Bank of England living in an academic parallel universe and denying QE impacts
Dangers of QE are real yet Bank seems in denial – QE side effects must not be ignored
Undermining UK pensions is not a recipe for economic recovery
by Dr. Ros Altmann
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Bank of England living in an academic parallel universe that ignores reality: It is astonishing that the Bank of England is trying to deny the damage done by its policy of Quantitative Easing. QE has damaged UK pensions as a whole and this is actually weakening growth. Unfortunately, Professor David Miles, writing in today’s Daily Mail, seems determined to assume away the impact. His article is full of inaccuracies, and the concern must be that the Bank of England is somehow living in an academic parallel universe to the one inhabited by the rest of us.
QE gilt-buying has damaged UK pension funds and growth: QE has been a disaster for anyone recently or soon-to-be retired, except those who have final salary-type pensions. It has also been a disaster for employers running such pension schemes because, instead of the individuals themselves, the employers are picking up the extra costs of pensions that have resulted from QE gilt-buying. Bank of England gilt purchases have driven down yields, and each 1% point fall in gilt yields adds around 20% to pension liabilities. Since 2008, gilt yields have fallen by 2.5% point, which means liabilities have risen by 50% – and assets have certainly not risen by anything like that amount. Therefore, QE has caused final salary scheme deficits to rise sharply, forcing firms to invest in their pension funds, not their business, which weakens growth – and indeed some companies have been forced into insolvency due to their pension deficits. These impacts have already damaged growth.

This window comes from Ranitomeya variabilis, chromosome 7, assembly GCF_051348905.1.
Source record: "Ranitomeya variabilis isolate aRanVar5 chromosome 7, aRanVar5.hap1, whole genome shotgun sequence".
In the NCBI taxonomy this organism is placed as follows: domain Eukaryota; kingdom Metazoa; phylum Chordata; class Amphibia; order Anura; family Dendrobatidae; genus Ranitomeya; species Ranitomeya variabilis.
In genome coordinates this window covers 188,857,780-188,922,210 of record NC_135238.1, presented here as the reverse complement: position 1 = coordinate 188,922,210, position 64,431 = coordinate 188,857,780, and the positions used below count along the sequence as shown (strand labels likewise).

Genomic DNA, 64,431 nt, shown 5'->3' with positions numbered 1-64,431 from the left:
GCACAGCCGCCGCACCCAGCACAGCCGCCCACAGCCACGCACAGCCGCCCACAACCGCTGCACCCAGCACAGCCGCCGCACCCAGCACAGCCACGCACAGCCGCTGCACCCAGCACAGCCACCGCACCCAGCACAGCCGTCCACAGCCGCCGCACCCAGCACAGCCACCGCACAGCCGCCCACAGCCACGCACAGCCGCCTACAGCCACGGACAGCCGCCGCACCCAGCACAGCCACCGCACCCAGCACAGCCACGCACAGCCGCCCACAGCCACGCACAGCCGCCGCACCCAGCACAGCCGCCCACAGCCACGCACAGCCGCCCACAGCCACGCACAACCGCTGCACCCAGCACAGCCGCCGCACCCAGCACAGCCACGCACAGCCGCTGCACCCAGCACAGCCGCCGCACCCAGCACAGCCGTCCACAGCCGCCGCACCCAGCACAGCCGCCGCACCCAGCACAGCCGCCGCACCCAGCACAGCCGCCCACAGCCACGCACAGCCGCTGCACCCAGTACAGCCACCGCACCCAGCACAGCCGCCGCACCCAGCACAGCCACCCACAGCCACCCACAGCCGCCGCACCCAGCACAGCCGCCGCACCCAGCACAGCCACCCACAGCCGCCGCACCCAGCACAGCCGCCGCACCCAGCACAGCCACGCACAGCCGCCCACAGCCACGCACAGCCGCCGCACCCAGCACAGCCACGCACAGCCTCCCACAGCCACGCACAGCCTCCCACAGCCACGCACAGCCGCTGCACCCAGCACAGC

Falling annuity rates have permanently impoverished over a million pensioners: Driving down gilt yields also directly reduces annuity rates. Anyone who bought an annuity in recent years at the artificially depressed rates that have been created by QE will be permanently poorer for the rest of their life – buying an annuity is a one-off irreversible decision. Nearly half a million people every year are buying an annuity so already QE has damaged over a million pensioners for the rest of their lives.
In the real world, annuity rates are down 20% and asset prices have not risen: David Miles says falling annuity rates have been offset by rising asset prices, but in the real world of pensions this analysis does not stand up to scrutiny. He cites as evidence that annuity rates have fallen by 1.5 percentage points since their peak in 2008, while equities have risen by 50% since the low in March 2009. These figures are not relevant to the actual value of people’s pensions and do not excuse the damage done by QE. Taking different series of dates over the past few years, the picture of real life is very different from that apparently perceived by the Bank of England.
Selective choice of starting dates is irrelevant for long-term pension funds: For example, since June 2008, the 1.5 percentage point fall in annuity rates equates to a 22% fall in the amount of pension someone receives, while in that same period the FTSE index has also fallen by 3%.
From March 2008 to March 2012, annuity rates fell 18% and the FTSE was unchanged.
From September 2008 (when Northern Rock failed) to March 2012, annuity rates have dropped by 22% and the stock market rose by only 4%.